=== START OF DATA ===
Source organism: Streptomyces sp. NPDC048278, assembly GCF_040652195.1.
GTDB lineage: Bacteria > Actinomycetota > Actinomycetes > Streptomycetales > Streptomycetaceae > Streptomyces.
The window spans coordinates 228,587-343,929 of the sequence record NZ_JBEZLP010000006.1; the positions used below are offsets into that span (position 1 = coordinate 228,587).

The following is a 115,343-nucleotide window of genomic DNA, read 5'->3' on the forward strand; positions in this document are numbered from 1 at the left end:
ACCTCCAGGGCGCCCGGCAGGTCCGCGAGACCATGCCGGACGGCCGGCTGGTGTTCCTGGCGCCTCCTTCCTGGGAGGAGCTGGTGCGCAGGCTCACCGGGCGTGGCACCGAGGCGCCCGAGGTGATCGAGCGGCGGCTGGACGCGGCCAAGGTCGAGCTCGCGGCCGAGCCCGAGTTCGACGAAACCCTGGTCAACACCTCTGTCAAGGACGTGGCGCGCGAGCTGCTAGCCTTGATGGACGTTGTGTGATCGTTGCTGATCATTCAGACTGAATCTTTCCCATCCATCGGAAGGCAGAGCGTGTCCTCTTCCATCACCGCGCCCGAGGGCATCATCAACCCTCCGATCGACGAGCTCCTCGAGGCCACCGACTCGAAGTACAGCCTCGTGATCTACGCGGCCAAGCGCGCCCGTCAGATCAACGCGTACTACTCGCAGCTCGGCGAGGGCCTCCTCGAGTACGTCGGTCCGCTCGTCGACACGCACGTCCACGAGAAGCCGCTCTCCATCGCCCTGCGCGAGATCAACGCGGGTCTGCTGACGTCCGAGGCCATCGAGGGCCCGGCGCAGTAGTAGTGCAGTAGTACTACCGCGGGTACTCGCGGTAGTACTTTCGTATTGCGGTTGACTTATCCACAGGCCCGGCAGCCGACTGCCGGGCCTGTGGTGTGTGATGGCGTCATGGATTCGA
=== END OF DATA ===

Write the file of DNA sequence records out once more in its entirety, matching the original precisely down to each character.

Source organism: Streptomyces sp. NPDC048278, assembly GCF_040652195.1.
GTDB lineage: Bacteria > Actinomycetota > Actinomycetes > Streptomycetales > Streptomycetaceae > Streptomyces.
The window spans coordinates 228,587-343,929 of the sequence record NZ_JBEZLP010000006.1; the positions used below are offsets into that span (position 1 = coordinate 228,587).

The following is a 115,343-nucleotide window of genomic DNA, read 5'->3' on the forward strand; positions in this document are numbered from 1 at the left end:
ACCTCCAGGGCGCCCGGCAGGTCCGCGAGACCATGCCGGACGGCCGGCTGGTGTTCCTGGCGCCTCCTTCCTGGGAGGAGCTGGTGCGCAGGCTCACCGGGCGTGGCACCGAGGCGCCCGAGGTGATCGAGCGGCGGCTGGACGCGGCCAAGGTCGAGCTCGCGGCCGAGCCCGAGTTCGACGAAACCCTGGTCAACACCTCTGTCAAGGACGTGGCGCGCGAGCTGCTAGCCTTGATGGACGTTGTGTGATCGTTGCTGATCATTCAGACTGAATCTTTCCCATCCATCGGAAGGCAGAGCGTGTCCTCTTCCATCACCGCGCCCGAGGGCATCATCAACCCTCCGATCGACGAGCTCCTCGAGGCCACCGACTCGAAGTACAGCCTCGTGATCTACGCGGCCAAGCGCGCCCGTCAGATCAACGCGTACTACTCGCAGCTCGGCGAGGGCCTCCTCGAGTACGTCGGTCCGCTCGTCGACACGCACGTCCACGAGAAGCCGCTCTCCATCGCCCTGCGCGAGATCAACGCGGGTCTGCTGACGTCCGAGGCCATCGAGGGCCCGGCGCAGTAGTAGTGCAGTAGTACTACCGCGGGTACTCGCGGTAGTACTTTCGTATTGCGGTTGACTTATCCACAGGCCCGGCAGCCGACTGCCGGGCCTGTGGTGTGTGATGGCGTCATGGATTCGA